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Iraq Admits Minorities Remain Vulnerable


An Iraqi policeman stands guard outside a church in the Baghdad district of Dora. Up to half of Iraq's Christians have fled the country since 2003.

An Iraqi policeman stands guard outside a church in the Baghdad district of Dora. Up to half of Iraq's Christians have fled the country since 2003.

BAGHDAD -- The Iraqi government is doing all it can to ensure security for all citizens, but it is also aware that religious and ethnic minorities are particularly vulnerable and extra efforts are required to protect them, a senior Iraqi official has told RFE/RL's Radio Free Iraq.

Ali al-Musawi, who is a media adviser to Prime Minister Nuri al-Maliki, said on August 19 that the safety of Iraq's minority communities was a top priority for the government in its national security strategy.

Musawi's comments come after the U.S. Senate adopted a resolution earlier this month that highlighted "the perilous status of religious minorities in Iraq" and called on the Iraqi government to address abuses against these groups.

Minorities including the Chaldeans, Syriacs, Assyrians, Armenians, and other Christians, Shi'ite Shabaks, Sabean Mandaeans, and Yazidis have lived for centuries in the region that is now Iraq. They have often been the target of bomb attacks and other violence by militant Islamic groups.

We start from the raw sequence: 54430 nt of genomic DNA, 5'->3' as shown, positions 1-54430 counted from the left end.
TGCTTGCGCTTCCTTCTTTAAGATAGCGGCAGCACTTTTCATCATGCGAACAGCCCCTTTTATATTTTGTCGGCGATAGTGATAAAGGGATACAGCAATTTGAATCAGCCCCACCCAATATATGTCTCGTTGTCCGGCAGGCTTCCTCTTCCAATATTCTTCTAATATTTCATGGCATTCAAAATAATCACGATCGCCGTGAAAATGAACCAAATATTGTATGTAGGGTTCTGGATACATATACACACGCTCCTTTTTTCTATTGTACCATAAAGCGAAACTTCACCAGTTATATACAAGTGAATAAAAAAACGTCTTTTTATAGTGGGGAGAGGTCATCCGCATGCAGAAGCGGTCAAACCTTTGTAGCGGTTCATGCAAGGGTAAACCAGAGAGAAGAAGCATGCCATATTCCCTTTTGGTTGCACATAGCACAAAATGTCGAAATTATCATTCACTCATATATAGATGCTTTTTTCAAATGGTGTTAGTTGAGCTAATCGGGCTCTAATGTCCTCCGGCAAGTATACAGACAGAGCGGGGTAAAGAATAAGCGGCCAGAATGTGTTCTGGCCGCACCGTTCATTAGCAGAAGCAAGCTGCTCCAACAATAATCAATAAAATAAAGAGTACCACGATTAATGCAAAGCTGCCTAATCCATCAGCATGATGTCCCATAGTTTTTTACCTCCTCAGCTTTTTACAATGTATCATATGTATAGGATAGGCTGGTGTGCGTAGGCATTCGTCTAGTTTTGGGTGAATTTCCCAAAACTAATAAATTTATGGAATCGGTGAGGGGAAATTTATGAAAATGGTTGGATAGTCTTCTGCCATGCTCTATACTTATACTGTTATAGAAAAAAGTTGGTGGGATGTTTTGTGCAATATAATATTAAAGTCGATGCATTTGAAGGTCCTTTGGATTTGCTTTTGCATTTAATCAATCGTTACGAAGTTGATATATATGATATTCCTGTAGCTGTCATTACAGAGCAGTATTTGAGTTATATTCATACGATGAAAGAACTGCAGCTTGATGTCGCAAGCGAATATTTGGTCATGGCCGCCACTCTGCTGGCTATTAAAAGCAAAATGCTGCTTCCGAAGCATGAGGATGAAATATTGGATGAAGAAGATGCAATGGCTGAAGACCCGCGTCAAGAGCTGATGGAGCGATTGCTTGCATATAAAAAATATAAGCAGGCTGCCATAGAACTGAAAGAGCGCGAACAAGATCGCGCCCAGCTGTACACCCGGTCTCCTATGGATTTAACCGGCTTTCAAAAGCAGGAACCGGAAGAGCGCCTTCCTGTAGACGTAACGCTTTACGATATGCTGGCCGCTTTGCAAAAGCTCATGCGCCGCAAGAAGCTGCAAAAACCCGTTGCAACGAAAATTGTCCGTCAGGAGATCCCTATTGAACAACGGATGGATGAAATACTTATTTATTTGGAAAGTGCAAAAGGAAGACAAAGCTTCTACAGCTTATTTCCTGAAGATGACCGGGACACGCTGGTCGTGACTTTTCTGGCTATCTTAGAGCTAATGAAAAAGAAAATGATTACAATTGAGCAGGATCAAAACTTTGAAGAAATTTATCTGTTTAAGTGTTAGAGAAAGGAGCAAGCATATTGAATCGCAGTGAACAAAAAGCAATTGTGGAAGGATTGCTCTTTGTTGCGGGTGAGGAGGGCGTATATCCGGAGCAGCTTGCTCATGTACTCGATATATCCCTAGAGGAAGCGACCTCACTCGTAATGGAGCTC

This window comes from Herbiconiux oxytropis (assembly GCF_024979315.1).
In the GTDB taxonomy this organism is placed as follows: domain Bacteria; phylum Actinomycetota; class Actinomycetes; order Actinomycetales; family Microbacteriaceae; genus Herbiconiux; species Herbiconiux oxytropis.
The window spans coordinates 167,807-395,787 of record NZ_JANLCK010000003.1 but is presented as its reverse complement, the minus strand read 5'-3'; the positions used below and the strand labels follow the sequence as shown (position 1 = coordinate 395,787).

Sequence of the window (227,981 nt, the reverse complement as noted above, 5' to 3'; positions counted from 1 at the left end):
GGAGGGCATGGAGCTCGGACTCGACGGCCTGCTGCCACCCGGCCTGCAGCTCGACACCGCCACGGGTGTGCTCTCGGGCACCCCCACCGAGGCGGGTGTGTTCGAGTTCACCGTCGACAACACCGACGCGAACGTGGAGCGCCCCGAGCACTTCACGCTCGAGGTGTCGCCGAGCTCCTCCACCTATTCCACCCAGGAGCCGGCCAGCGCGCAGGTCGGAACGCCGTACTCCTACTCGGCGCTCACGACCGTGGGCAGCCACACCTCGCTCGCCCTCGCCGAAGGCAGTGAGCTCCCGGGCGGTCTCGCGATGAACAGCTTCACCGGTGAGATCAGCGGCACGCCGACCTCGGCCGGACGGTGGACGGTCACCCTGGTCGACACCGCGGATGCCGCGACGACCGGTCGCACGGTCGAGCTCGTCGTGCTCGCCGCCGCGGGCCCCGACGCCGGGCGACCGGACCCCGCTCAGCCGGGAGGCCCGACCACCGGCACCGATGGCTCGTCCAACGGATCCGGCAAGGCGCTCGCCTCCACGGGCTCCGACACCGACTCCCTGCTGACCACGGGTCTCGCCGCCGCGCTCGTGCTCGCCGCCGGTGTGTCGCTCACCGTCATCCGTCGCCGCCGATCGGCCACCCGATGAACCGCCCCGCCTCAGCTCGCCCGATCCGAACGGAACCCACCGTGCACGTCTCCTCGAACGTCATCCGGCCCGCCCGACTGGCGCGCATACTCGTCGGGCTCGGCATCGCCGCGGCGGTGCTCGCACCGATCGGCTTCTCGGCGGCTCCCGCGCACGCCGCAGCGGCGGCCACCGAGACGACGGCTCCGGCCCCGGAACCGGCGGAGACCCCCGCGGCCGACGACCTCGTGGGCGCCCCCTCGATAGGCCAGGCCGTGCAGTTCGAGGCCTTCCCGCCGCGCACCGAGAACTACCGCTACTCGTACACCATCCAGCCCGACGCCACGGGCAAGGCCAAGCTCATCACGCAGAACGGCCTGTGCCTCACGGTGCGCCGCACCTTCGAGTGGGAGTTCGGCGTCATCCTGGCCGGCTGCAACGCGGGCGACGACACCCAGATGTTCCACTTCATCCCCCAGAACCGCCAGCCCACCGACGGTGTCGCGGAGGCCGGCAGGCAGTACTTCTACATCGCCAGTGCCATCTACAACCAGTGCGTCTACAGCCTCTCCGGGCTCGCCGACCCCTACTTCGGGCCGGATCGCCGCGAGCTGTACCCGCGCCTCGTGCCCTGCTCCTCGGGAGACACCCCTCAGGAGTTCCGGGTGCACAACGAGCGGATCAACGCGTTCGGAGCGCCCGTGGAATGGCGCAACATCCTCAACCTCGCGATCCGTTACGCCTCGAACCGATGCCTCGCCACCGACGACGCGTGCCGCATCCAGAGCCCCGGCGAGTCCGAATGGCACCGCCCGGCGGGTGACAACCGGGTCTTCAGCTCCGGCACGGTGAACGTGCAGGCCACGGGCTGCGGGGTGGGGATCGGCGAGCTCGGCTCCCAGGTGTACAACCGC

Unadim Kanna, a Christian member of parliament and secretary of the Assyrian Democratic Movement, says that the United States and Europe can contribute more effectively to enhancing the status of Iraq's religious and ethnic minorities by helping Iraq advance in such spheres as good governance, human rights, and reconstruction.

Hanin al-Qaddu, leader of the Democratic Shabak Gathering and a member of the outgoing parliament, says that it was the government's failure to crack down on abuses against minority groups that prompted the U.S. Senate's call to address this issue.

Qaddu says that the United States is especially concerned ahead of the departure of the last U.S. combat forces from Iraq and in light of the continuing political deadlock over forming a new government.

The UN's refugee agency estimates that since 2003, some 250,000-500,000 Christians -- about half the total number in Iraq -- have left the country.
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